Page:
COVID-19 and sports don’t seem to go hand-in-hand, but Kelli Warmouth would like to think they do. The Master of Sport Psychology candidate at the University of Utah believes that the pandemic — although frustrating — can cause feelings of gratitude and appreciation.
“[People who have had COVID] have a lot of anxiety, but a few months later they also have a lot of gratefulness for things that they didn’t get to do or people they couldn’t see,” Warmouth said.
Her work as a sport psychologist began in her undergraduate years. Before nearly completing her major in exercise science, she added a psychology degree after becoming fascinated by experiments and studies.
“The Stanford Prison Experiment and Milgram and all these really cool psychology studies were really interesting to me,” Warmouth said. “So I added psychology as a major and then really noticed how well the two fields marry together.”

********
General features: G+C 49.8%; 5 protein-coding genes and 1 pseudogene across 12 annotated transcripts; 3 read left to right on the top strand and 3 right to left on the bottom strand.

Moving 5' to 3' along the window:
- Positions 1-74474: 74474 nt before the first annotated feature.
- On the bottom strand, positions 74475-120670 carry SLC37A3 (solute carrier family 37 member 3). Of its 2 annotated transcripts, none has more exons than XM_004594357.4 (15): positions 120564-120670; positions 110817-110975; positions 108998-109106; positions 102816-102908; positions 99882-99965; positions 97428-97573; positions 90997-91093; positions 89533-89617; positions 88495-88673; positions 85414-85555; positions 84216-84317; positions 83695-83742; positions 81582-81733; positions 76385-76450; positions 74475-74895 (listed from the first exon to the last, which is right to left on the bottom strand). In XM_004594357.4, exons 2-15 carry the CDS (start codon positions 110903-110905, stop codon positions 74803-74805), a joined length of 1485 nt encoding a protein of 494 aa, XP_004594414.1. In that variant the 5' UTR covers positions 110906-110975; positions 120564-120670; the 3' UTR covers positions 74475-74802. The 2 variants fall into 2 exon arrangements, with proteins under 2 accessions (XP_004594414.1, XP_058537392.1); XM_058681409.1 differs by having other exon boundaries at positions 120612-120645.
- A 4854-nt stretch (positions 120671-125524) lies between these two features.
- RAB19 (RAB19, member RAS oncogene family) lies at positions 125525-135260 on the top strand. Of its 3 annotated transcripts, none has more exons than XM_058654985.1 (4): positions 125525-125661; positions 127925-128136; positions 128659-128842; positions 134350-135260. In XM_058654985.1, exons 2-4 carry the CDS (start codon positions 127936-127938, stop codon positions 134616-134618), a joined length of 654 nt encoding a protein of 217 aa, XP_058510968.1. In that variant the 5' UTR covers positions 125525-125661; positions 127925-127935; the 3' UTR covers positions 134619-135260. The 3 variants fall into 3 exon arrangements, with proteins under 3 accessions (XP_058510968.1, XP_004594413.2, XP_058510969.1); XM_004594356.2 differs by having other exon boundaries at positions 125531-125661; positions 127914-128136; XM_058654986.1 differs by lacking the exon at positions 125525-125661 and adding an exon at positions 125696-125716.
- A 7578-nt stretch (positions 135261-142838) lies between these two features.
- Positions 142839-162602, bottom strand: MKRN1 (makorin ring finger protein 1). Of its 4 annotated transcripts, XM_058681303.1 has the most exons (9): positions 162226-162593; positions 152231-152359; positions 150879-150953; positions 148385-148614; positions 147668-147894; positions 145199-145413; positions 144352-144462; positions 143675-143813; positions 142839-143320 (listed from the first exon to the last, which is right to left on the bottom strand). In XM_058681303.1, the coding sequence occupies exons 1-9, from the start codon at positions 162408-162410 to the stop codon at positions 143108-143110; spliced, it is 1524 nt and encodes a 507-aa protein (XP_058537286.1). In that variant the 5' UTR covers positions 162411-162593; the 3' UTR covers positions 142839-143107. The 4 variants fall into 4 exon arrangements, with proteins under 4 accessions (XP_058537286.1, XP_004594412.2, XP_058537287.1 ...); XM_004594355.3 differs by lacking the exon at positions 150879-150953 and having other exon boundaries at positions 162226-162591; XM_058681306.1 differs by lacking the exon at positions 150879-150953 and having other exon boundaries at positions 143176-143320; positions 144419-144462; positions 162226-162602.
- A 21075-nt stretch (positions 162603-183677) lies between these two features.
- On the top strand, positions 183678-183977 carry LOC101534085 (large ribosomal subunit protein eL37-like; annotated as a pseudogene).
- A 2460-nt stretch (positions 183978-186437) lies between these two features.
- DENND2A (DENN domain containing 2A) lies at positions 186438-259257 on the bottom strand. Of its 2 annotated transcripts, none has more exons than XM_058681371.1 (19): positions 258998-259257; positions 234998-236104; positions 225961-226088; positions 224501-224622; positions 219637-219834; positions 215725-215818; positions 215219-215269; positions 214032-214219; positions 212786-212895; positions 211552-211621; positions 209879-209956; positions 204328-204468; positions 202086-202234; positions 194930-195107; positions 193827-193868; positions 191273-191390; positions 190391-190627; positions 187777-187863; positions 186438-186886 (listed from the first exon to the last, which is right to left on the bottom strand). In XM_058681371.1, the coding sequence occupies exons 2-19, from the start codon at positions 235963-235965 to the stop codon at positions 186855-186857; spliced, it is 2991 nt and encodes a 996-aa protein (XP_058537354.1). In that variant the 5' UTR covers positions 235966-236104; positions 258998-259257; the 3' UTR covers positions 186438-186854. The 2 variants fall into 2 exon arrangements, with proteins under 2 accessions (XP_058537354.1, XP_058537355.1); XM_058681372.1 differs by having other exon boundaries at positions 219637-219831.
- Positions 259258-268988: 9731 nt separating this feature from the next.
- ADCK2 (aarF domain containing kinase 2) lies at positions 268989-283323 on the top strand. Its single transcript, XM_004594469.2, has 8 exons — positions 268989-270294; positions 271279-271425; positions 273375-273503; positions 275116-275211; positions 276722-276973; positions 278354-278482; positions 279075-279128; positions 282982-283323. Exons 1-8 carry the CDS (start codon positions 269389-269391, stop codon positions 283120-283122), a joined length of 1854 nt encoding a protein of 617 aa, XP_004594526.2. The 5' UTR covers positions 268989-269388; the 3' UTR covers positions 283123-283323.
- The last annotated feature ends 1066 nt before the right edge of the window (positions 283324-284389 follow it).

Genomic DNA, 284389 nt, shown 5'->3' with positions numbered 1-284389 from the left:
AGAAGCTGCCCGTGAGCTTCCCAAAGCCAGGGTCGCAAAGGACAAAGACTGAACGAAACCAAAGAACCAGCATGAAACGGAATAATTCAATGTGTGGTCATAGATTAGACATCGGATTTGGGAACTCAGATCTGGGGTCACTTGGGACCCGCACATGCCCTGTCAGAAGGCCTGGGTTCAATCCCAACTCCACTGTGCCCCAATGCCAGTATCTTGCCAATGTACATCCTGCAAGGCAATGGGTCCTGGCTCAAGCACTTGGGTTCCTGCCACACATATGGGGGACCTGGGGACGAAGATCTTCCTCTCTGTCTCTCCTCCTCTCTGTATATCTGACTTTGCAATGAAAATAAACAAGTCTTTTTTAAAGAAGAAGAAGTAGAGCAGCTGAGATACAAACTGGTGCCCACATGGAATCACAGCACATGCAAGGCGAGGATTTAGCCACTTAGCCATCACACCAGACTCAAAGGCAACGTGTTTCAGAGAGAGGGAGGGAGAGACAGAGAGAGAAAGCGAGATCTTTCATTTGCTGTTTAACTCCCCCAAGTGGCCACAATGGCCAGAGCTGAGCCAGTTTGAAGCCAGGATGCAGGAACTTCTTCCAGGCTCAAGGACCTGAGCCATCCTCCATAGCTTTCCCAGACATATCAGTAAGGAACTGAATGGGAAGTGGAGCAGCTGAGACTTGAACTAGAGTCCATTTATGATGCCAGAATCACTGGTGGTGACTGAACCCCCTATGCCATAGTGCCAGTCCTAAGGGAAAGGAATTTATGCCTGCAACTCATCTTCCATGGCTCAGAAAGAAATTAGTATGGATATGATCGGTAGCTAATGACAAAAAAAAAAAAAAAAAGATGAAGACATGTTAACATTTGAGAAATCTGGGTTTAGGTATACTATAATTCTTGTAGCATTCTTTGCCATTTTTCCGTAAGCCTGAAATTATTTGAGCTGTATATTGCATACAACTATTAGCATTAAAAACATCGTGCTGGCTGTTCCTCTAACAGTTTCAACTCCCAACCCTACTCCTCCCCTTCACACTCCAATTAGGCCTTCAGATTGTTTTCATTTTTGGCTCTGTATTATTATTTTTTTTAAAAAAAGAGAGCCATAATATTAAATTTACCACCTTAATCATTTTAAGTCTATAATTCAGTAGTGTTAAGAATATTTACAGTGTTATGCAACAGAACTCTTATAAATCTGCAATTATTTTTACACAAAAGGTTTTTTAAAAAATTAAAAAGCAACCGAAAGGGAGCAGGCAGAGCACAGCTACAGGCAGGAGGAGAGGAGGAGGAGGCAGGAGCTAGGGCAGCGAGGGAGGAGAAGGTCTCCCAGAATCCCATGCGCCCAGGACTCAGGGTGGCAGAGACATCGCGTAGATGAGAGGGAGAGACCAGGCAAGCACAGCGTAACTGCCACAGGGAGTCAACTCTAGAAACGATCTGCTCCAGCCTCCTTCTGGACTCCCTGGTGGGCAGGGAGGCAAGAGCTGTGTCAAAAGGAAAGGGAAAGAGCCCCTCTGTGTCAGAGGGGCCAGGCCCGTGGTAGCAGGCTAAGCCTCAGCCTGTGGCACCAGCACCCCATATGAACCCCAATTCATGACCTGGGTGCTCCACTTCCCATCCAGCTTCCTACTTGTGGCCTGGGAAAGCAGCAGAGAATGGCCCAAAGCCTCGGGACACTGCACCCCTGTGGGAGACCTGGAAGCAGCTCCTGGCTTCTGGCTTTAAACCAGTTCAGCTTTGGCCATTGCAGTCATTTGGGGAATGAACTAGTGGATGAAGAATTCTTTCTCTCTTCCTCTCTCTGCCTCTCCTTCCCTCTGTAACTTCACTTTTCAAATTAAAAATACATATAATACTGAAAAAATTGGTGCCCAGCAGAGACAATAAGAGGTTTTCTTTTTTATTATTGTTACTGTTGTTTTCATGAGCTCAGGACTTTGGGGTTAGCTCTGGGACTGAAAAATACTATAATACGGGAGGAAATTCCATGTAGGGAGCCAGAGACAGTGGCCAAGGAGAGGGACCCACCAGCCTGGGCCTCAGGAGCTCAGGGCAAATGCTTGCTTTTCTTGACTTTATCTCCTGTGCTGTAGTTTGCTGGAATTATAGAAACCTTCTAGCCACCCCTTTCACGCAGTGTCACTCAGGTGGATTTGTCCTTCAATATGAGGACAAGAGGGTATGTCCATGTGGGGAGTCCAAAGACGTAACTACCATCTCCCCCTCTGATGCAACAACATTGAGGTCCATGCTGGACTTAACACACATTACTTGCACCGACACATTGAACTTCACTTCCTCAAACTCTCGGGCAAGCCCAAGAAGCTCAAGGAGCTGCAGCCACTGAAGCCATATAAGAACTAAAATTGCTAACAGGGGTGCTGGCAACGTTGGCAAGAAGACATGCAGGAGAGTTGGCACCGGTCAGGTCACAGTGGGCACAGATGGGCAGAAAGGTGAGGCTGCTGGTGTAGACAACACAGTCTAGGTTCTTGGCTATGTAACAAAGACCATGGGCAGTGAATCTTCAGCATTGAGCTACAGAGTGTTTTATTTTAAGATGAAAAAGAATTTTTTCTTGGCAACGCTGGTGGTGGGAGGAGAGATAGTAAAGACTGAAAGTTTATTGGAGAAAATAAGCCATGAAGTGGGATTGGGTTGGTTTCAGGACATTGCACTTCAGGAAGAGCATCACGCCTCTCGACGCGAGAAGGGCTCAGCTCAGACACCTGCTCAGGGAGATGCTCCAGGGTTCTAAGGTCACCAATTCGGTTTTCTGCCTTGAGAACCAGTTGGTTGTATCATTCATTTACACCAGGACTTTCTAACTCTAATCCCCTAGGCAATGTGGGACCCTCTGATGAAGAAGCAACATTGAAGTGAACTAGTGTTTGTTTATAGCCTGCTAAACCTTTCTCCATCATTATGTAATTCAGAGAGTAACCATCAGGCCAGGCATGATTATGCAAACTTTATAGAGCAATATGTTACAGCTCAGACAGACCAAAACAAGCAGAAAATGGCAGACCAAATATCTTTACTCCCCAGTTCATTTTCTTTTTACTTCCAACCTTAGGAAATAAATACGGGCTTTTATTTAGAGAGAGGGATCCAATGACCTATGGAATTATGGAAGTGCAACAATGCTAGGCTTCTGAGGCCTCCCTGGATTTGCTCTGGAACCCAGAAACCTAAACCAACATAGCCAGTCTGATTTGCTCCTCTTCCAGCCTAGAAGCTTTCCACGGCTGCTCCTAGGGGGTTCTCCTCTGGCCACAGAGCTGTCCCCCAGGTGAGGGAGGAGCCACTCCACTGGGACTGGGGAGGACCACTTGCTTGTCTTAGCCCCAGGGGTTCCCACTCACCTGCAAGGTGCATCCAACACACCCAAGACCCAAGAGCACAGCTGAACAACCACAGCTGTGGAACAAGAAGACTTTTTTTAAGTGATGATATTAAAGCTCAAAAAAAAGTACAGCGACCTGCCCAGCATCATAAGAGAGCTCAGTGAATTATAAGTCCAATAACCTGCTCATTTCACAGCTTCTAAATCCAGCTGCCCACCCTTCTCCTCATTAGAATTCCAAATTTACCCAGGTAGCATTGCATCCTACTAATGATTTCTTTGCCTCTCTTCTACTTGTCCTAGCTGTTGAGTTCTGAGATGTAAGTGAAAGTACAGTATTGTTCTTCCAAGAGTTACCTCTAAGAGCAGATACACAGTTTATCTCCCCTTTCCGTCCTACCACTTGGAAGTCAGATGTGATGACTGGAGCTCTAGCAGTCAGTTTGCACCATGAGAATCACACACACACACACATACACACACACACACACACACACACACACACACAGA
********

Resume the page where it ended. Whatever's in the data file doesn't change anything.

Warmouth, a former collegiate athlete, also has a background in clinical psychology. She said there are many aspects of sports psychology that are transferable to everyday life and aren’t limited to athletes only.
“If you’re nervous during a game or a high-pressure free-throw situation, it’s likely that you’re going to face situations like that in high-pressure meetings or exams,” Warmouth said. “You can use a lot of the strategies you use to regulate nerves and anxiety in sport for real life as well.”
Listen to the full interview
Forum reporter Melissa Reeves sat down with Warmouth to discuss the effect of the pandemic on sports psychology and helpful techniques to reduce stress. You can listen to the latest episode on Apple Podcasts, SoundCloud, and Spotify.